Lorna Crowshoe is a Piikani First Nations member from Southern Alberta who maintains strong ties to her Blackfoot community. Lorna has a Bachelor’s of Management Degree from the University of Lethbridge and a Master’s in Business Administration from the University of Phoenix. Lorna works for the City of Calgary as an Issues Strategist. She has spent most of her professional career with non-profit organizations and government, where she has been involved in a range of culturally motivated projects, including Making of Treaty 7, University of Calgary’s Spopi Solar Home Project, and the Calgary Poverty Reduction Initiative. She provided leadership to two significant reports for the City of Calgary; the Indigenous Policy and Indigenous Policy Framework, and the Truth and Reconciliation White Goose Flying Report.
Lori Ferriss, the Director of Sustainability and Climate Action at Goody Clancy, leads research and project initiatives for premier educational institutions that are renewing heritage campuses while advancing climate action goals. Her professional practice as an architect, structural engineer, and conservator combines broad policy development with deep technical insights to promote a culturally and environmentally sustainable world through design. A champion for preservation of built heritage as a key measure towards meeting climate mitigation goals, she is active locally and globally through her roles on the City of Boston climate policy technical advisory groups, the AIA Committee on the Environment Chair-Elect, and as a steering committee representative for the Climate Heritage Network.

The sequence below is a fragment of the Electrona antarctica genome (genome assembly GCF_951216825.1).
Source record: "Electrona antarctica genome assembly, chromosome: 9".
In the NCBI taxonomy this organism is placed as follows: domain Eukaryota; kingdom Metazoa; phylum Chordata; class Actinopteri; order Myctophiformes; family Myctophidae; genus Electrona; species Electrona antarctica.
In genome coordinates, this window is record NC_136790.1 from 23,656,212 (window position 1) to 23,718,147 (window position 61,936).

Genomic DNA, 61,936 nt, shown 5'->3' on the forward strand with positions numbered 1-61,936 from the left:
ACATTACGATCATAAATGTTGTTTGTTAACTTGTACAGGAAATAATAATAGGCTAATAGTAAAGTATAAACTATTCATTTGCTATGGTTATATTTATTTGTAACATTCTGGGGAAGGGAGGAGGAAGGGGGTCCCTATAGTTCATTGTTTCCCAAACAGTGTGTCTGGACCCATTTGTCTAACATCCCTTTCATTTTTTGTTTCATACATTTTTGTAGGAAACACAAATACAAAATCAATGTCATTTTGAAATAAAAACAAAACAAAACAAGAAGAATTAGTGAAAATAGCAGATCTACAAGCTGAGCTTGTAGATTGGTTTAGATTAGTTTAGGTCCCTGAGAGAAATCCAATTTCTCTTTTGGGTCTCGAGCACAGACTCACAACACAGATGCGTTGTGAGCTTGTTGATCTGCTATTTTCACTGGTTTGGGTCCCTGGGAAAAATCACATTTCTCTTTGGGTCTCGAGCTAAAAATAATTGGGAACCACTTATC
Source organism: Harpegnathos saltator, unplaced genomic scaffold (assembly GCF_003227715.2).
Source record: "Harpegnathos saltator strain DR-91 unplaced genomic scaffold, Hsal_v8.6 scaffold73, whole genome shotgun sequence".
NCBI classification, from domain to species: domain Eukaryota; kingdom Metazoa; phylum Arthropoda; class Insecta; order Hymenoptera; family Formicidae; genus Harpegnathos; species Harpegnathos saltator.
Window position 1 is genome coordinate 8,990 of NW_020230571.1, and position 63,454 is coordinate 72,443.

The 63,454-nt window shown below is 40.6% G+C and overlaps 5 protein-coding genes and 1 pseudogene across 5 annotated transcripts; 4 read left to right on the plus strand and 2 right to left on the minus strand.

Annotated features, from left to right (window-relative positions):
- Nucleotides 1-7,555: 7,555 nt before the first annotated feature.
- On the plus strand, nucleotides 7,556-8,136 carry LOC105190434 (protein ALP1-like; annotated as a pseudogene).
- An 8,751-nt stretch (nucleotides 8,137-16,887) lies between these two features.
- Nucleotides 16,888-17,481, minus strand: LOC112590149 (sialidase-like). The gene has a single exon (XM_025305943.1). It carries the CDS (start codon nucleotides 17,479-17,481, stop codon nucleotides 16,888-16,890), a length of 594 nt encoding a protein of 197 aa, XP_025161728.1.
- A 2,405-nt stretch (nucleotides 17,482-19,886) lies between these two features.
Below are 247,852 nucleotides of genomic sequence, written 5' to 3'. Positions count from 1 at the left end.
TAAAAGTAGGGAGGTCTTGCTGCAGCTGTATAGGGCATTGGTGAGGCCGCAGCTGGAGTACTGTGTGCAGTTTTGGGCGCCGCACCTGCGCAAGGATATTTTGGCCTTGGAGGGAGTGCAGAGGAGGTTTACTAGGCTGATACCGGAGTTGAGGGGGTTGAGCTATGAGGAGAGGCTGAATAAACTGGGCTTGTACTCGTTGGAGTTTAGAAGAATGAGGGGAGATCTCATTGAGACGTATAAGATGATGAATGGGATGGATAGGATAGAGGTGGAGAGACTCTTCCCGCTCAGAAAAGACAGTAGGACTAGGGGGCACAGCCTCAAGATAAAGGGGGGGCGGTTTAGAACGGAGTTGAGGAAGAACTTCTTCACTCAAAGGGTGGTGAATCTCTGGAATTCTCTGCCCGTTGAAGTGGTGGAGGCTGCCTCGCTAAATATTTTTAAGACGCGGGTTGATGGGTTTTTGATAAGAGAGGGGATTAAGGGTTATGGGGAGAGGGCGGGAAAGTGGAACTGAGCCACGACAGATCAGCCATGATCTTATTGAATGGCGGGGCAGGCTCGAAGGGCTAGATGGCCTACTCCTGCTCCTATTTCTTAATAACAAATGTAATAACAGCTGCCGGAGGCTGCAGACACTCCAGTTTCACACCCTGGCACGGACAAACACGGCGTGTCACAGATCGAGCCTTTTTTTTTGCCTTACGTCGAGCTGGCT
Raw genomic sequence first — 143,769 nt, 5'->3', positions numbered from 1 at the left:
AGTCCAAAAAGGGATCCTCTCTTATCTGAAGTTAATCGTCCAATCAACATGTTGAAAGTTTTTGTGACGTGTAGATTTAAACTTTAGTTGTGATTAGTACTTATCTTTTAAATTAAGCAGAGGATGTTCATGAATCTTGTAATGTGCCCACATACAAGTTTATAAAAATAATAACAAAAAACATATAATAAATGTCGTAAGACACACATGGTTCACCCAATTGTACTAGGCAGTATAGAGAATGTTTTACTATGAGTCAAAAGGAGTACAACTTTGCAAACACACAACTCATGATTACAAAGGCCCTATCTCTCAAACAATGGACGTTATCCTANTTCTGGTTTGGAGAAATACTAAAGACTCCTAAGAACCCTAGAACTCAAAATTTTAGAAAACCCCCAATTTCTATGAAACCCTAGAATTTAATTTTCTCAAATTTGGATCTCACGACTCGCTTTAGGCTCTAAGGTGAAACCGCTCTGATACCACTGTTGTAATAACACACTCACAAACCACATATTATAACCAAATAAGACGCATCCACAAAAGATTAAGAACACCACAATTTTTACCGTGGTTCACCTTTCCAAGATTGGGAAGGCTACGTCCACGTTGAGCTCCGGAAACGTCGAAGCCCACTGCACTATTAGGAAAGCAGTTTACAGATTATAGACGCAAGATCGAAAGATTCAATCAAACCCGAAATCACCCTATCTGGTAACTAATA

Mark Thompson Brandt, OAA, RAIC, FAPT-RP, LEED AP, CAHP, AIA-IA Senior Conservation Architect & Urbanist, MTBA Associates Inc., Ottawa; former Director of: Zero Net Carbon Collaboration for Existing & Historic Buildings, Canadian Association of Heritage Professionals, Canada Green Building Council, Association for Preservation Technology (& Co-Chair, APT Technical Committee on Sustainable Preservation) and the Climate Heritage Network’s WG3, “Building Reuse is Climate Action”. MTBA specializes in natural and cultural conservation for architecture and urban design. Parliament Hill projects include $100M Sir John A. Macdonald Building adaptive reuse, which received 7 National/International awards and 5-Green Globes rating. Brandt is co-author of the national document “Building Resilience: Practical Guidelines for the Sustainable Rehabilitation of Buildings in Canada”. APT Fellow and Recognized Professional.
Oriel Prizeman is Professor of Sustainable Building Conservation at the Welsh School of Architecture, Cardiff University. Formerly a practising Architect, she has a first degree and PhD from the University of Cambridge and a diploma from the Architectural Association. Her research exploits non-destructive digital models to interrogate historic environmental conditions.